Logan’s activism started when he realized that poor communities of color are disproportionately affected by polluters, and can do little to alter their role as the city’s dustbin. “You don’t need an air monitor to see that there’s a problem,” says Logan. “Just get a bike and go to people’s houses and touch the soot.” It didn’t take long before the deleterious effects became omnipresent: “Every time you’d turn around, people were talking about a neighbor diagnosed with respiratory illness.”

The spiraling situation galvanized Logan and his community to get organized. At the state and local level, Logan’s group has initiatives in the works: a California EPA “environmental justice action plan” geared toward communities of color and engineered in cooperation with several agencies and departments, and an environmental-justice task force exploring strategies to mitigate pollution’s impacts on the area’s more vulnerable residents. “Elders who’d never smoked a day in their lives were coming down with lung cancer,” Logan recounts, “and other folks were coming into the office saying that during specific weeks they had to take their children to the emergency room.” Diesel exhaust, he says, has been revealed as a trigger for, and cause of, asthma. “This is not an abstract thing for us,” he explains. “It’s not that we can’t see the mountains or that the sky doesn’t look blue enough; there are real outcomes and people getting injured.” One of the air monitors recorded an air-filter sample that had turned from a brilliant white to charcoal black over the span of 24 hours. “We are breathing this every day,” says Logan, “and for some community members who’ve lived here for over 50 years, it takes a big toll.”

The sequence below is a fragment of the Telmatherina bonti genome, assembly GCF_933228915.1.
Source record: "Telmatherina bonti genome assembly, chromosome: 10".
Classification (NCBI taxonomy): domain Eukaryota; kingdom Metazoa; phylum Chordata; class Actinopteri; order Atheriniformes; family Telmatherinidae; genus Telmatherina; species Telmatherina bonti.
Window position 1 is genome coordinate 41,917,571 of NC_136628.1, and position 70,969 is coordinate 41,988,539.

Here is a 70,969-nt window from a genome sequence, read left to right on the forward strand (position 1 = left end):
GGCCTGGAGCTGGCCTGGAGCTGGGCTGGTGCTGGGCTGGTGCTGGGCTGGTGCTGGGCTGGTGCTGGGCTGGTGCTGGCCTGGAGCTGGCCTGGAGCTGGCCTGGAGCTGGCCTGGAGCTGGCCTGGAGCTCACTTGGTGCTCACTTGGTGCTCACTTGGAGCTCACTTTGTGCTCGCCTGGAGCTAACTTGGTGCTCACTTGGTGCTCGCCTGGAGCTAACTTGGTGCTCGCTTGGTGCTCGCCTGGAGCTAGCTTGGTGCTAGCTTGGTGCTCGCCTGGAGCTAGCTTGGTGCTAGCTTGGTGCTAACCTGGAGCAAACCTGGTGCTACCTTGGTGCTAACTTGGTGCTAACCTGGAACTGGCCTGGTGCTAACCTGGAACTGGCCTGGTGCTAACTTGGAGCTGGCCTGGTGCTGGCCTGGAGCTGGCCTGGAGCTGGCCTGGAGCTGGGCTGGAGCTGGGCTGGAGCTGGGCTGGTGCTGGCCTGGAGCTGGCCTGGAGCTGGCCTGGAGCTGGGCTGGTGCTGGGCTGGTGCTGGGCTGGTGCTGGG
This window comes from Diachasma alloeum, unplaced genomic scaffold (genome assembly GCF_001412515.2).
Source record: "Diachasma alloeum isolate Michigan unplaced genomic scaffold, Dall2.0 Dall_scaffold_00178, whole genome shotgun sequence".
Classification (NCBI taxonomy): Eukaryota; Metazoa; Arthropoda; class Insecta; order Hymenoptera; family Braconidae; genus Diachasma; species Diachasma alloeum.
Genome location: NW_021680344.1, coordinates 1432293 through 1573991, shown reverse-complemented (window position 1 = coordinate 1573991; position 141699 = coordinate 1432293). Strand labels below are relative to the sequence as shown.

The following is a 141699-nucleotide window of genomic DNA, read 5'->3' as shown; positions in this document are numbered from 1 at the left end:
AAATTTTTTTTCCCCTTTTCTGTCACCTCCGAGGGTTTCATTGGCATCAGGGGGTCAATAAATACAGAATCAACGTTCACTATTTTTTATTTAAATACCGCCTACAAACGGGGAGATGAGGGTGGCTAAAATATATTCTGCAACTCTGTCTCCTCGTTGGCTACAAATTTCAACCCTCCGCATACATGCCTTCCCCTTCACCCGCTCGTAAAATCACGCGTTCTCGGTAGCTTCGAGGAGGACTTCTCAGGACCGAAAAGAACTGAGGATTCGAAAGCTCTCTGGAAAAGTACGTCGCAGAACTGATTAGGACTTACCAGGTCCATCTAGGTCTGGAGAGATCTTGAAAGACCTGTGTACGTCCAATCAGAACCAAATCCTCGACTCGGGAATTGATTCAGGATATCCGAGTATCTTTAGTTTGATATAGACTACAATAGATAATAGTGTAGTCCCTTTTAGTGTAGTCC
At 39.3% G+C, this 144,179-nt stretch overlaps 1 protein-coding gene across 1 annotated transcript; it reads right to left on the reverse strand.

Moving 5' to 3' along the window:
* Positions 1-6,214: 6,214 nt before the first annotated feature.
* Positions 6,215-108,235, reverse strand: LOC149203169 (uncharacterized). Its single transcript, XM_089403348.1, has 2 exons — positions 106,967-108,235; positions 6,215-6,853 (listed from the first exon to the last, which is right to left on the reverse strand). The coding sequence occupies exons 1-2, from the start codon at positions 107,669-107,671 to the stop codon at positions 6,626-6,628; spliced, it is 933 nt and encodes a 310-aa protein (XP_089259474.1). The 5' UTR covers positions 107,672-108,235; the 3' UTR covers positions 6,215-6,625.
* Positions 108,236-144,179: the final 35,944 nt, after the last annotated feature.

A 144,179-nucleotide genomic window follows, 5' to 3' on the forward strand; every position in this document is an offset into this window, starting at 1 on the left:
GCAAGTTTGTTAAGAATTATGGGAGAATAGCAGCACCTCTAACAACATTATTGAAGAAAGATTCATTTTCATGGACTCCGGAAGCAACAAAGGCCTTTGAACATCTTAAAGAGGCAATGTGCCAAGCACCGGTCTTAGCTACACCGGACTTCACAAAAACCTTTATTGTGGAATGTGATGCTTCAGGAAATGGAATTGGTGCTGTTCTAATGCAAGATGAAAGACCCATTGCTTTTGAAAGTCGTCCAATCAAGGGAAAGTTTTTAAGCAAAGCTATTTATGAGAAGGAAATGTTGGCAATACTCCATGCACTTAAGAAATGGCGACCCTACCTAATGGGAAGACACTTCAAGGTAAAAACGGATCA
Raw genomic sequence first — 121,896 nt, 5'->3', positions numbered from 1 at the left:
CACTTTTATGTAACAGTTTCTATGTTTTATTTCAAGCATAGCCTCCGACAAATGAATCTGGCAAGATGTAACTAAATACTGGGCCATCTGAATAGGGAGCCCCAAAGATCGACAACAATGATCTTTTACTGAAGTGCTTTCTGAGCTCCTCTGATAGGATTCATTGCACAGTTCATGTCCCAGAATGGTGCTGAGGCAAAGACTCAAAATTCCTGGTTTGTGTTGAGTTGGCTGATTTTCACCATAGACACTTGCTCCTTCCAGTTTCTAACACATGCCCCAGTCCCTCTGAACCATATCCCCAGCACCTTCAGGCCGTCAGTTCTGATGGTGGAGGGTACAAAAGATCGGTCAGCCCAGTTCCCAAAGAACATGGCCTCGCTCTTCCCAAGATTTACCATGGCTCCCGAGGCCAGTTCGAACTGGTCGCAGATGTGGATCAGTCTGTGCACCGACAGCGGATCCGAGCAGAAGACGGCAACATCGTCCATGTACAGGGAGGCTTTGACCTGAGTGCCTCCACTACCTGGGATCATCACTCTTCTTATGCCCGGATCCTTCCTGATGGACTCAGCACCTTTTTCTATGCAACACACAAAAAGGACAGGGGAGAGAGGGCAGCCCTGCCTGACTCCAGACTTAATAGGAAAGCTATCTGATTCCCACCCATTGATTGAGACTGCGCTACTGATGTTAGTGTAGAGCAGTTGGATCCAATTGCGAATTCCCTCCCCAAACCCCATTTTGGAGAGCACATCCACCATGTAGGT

Logan maintains that the reckless pollution occurring in the East Yard communities was fully premeditated and that developers exploited the residents’ inability to stop industrialization at the political level. When it comes to environmental justice, the oft-asked question is “what came first, the industries or the communities?” Logan says that “research has shown that the people came first and industries later encroached.” He cites documents reporting Caltrans discussions, in which it targets poor L.A. communities for construction. “Originally, there were freeways planned to go through Beverly Hills and the Westside,” Logan explains, “but then they were diverted to other neighborhoods with less resistance and political pull.” The East Yard communities ended up with the East L.A. interchange close to elementary schools.